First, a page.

Sandwiched by devolution

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WIGAN could reap the benefits of being placed in the middle of two devolution deals with business leaders casting a keen eye on Merseyside.

Council leaders across Liverpool’s city region have this week agreed in principle to a deal similar to Greater Manchester’s for devolved powers.

It will mean Liverpool will also have elections in 2017 for an elected mayor, leaving Wigan sandwiched between two major players in the proposed Northern Powerhouse initiative.

The arrangement will be welcomed by town hall chiefs who made clear earlier this year the borough’s role within the Devo Manc deal would not close it off from potential business opportunities in Liverpool and Lancashire.

As part of the Wigan Works initiative - the borough’s plan to create 10,000 new jobs by 2025 - officers vowed to make best use of the borough’s “unique position” and transport links between Manchester and Liverpool to drive economic growth.

And in its business prospectus, deputy council leader Coun David Molyneux said: “Much is happening in and around Wigan to develop the economic and housing growth of the area. We have an unrivalled proximity to the North West’s key economies in Greater Manchester (GM), Merseyside, Cheshire and Lancashire.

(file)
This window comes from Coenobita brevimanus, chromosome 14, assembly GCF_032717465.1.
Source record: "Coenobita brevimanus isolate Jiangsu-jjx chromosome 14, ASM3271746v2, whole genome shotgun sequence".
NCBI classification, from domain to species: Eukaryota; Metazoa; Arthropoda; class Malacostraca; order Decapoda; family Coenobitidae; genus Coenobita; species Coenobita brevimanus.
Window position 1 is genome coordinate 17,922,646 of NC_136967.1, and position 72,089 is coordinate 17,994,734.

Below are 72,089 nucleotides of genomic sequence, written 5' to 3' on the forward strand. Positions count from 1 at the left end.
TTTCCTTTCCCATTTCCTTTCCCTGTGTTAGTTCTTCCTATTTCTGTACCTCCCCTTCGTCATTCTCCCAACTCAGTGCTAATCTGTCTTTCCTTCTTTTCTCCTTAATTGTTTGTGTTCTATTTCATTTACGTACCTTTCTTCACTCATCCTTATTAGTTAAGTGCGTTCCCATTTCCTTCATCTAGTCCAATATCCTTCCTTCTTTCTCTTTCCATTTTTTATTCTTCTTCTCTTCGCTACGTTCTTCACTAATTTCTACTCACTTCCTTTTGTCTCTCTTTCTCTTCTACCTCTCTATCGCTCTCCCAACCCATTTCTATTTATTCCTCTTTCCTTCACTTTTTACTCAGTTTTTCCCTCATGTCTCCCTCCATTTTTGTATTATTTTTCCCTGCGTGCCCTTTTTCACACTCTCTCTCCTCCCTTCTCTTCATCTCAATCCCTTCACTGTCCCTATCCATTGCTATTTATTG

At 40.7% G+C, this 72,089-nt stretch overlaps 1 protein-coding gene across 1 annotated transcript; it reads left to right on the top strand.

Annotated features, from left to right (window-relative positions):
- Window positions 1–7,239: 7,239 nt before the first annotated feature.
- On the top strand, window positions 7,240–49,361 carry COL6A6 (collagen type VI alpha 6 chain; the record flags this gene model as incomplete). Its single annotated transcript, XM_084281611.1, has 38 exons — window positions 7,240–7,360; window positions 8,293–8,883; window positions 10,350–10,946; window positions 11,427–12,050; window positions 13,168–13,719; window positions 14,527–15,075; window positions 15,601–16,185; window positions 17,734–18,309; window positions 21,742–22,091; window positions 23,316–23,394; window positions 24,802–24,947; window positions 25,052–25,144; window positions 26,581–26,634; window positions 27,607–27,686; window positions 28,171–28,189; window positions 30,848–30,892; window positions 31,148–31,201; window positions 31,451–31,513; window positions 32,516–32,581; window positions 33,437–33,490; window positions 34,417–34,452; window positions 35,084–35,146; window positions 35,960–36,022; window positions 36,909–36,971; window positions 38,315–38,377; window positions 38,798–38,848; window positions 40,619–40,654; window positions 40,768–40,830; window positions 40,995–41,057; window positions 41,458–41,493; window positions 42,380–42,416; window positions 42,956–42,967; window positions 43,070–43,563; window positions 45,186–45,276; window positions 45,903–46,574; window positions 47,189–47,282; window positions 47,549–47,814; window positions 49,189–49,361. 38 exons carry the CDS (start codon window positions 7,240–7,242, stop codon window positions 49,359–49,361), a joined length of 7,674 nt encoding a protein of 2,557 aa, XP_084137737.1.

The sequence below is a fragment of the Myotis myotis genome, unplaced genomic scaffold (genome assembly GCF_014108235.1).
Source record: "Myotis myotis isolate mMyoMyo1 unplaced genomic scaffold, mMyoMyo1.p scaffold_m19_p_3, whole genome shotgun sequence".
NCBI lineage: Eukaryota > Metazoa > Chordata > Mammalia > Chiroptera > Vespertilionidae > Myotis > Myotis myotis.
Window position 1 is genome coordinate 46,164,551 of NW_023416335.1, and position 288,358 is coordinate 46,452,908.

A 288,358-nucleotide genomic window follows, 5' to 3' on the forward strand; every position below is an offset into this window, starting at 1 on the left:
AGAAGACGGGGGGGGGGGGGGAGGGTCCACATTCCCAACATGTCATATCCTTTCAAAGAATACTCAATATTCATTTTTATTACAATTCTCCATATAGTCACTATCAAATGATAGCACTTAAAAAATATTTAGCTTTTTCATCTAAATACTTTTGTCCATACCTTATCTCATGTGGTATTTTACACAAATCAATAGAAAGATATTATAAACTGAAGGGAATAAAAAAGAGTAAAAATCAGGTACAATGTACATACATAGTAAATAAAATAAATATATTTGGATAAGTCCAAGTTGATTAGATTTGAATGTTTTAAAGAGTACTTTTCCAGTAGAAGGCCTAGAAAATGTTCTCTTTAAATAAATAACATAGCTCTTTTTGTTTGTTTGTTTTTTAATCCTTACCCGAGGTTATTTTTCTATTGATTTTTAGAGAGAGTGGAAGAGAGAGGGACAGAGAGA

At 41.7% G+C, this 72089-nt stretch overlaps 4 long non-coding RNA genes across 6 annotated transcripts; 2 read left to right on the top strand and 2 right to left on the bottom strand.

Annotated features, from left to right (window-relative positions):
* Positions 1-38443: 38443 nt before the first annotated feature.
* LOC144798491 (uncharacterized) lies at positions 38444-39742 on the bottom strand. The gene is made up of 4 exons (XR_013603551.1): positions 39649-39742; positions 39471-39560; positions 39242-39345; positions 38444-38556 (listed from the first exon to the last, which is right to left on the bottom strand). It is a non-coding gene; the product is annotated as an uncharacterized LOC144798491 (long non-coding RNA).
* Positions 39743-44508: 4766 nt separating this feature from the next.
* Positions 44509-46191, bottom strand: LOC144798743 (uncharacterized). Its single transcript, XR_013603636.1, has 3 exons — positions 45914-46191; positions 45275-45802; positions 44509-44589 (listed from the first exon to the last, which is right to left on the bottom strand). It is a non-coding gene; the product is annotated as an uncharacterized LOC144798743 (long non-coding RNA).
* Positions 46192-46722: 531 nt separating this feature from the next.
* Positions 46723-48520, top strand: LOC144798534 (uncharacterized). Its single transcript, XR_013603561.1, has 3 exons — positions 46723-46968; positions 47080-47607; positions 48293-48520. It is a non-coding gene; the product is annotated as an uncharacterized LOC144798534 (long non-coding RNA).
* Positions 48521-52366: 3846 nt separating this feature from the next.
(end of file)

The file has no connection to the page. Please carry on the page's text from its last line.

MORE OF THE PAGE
“Like GM, the Liverpool city region and other areas in the NW have negotiated growth deals aimed at boosting the economy.

“The development of the Atlantic Gateway, linking the cities of Manchester and Liverpool, with Wigan at the geographical heart will be an important economic driver.

“It is essential we focus on our employment and residential role outside of GM in the wider region.”

The West Midlands has also agreed a similar arrangement.

Announcing the deals, Communities Secretary Greg Clark said they are “another significant step in the Government’s ambition for the Northern Powerhouse and Midlands Engine”.

The agreements will see local leaders handed new powers and each mayor will have power over things like transport budgets and strategic planning matters.

They will also be given the option of raising business rates.

Control over investment funds for the next 30 years is also being devolved.

Mr Clark said in a written parliamentary statement: “These agreements mark the next step in an ongoing process to devolve funding, responsibilities and powers from central government to the Liverpool City Region and West Midlands.

“I look forward to both areas continuing to hold discussions with government in the future, to build upon today’s agreements.”

Referring to Merseyside, Chancellor George Osborne said: “This revolutionary deal cements the area’s position as a gateway to the north, from North Wales all the way to Newcastle, and gives local people control over their own affairs for the first time.”